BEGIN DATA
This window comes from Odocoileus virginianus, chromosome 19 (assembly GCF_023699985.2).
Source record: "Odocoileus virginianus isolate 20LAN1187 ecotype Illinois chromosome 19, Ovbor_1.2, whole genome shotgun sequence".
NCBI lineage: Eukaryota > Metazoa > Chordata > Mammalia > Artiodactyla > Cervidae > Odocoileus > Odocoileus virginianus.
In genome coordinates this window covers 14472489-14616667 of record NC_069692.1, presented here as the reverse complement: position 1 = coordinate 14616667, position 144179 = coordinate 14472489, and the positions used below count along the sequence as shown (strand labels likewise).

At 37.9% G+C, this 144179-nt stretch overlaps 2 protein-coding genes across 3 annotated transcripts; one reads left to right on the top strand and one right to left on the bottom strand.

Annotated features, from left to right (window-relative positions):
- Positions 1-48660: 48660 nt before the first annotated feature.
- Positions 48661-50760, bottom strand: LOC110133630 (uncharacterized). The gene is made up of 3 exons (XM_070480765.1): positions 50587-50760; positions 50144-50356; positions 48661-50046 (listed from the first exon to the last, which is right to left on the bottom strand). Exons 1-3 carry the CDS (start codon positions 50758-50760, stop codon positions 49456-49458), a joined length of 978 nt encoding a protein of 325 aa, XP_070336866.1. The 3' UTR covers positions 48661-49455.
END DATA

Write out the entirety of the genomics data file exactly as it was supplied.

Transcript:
This window comes from Odocoileus virginianus, chromosome 19 (assembly GCF_023699985.2).
Source record: "Odocoileus virginianus isolate 20LAN1187 ecotype Illinois chromosome 19, Ovbor_1.2, whole genome shotgun sequence".
NCBI lineage: Eukaryota > Metazoa > Chordata > Mammalia > Artiodactyla > Cervidae > Odocoileus > Odocoileus virginianus.
In genome coordinates this window covers 14472489-14616667 of record NC_069692.1, presented here as the reverse complement: position 1 = coordinate 14616667, position 144179 = coordinate 14472489, and the positions used below count along the sequence as shown (strand labels likewise).

At 37.9% G+C, this 144179-nt stretch overlaps 2 protein-coding genes across 3 annotated transcripts; one reads left to right on the top strand and one right to left on the bottom strand.

Annotated features, from left to right (window-relative positions):
- Positions 1-48660: 48660 nt before the first annotated feature.
- Positions 48661-50760, bottom strand: LOC110133630 (uncharacterized). The gene is made up of 3 exons (XM_070480765.1): positions 50587-50760; positions 50144-50356; positions 48661-50046 (listed from the first exon to the last, which is right to left on the bottom strand). Exons 1-3 carry the CDS (start codon positions 50758-50760, stop codon positions 49456-49458), a joined length of 978 nt encoding a protein of 325 aa, XP_070336866.1. The 3' UTR covers positions 48661-49455.